Understanding the Direct Project

Looking through some of the recent announcements on the Direct Project, it is not completely clear what NHIN is trying to represent if you are an EMR, Health Care Professional or Health Information Service Professional (HISP).

NHIN’s Direct Project is providing a specification and guidance on how interfaces can be built to exchange information in a secure, encrypted way using “email like” addresses on a network.

This is great! This is not an implementation though.

Health care professionals or ISVs who are looking at the Direct Project to solve their connectivity problems will need to understand that an interface will still need to be built, and encryption and key management will still need to be licensed in order to ensure all data is securely sent and in compliance.

This is a great step forward, and standards help drive adoption and innovation, so we will be excited to see how the trials turn out.

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NHIN (The Direct Project): Ready for Prime Time?

NHIN and NHIN Direct (now called “The Direct Project:) are frameworks for creating a standard system through which health care applications can communicate, share information, and connect with one another. And, according to Shahid Shah, in his article titled An Overview of NHIN and NHIN Direct for Software Developers*, “NHIN is far from settled and is not a forgone conclusion for data exchange, so you shouldn’t rest your complete integration strategy on it. In fact, make sure you have other options available to you.”

I don’t want to be too negative on NHIN or those who are striving to make it a production reality, but if you are considering connecting systems leveraging NHIN, you should understand where NHIN stands as a health information exchange solution.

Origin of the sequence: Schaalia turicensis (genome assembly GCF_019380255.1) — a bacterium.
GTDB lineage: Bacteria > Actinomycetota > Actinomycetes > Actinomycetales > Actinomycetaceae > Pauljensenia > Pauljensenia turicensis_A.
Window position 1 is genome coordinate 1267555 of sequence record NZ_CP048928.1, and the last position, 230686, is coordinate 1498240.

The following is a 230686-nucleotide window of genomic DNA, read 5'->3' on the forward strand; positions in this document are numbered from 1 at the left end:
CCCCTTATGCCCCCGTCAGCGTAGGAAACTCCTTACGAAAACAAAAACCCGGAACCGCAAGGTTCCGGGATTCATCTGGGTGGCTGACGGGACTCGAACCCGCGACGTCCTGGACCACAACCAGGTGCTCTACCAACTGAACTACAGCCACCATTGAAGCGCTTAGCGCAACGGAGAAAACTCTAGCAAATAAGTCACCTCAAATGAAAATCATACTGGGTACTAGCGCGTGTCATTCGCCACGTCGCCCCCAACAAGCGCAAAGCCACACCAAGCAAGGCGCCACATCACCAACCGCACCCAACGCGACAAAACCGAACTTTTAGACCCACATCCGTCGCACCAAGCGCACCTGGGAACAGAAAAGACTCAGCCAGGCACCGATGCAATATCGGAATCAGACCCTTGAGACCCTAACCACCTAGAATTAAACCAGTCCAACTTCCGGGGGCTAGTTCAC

With the HITECH Act, meaningful use (MU), and incentive payments on the line, a lot of organizations are trying to find their health information integrations solutions now, not in the future. As such, below are some weaknesses of NHIN that might be an issue when trying to implement a health care application integration solution:

  1. Still in early stages of testing with users
  2. Many security policies still need to be defined and implemented by the user
  3. Limited documentation for implementation
  4. May require application development for exchange integration, making it a resource intense solution to roll out

Given that there are a lot of new compliance regulations to meet in order to receive incentives, IT resources will be stretched, and anywhere you can implement a solution that does not require a large amount of overhead and technical expertise is going to be attractive. Even if NHIN and The Direct Project were ready for prime time, integrating your systems (which could be dozens per location), will require a lot of resources, time, and money.

In short, NHIN is not the silver bullet for health information exchange, nor is it the solution that companies, health care professionals, and application integrators can count on now.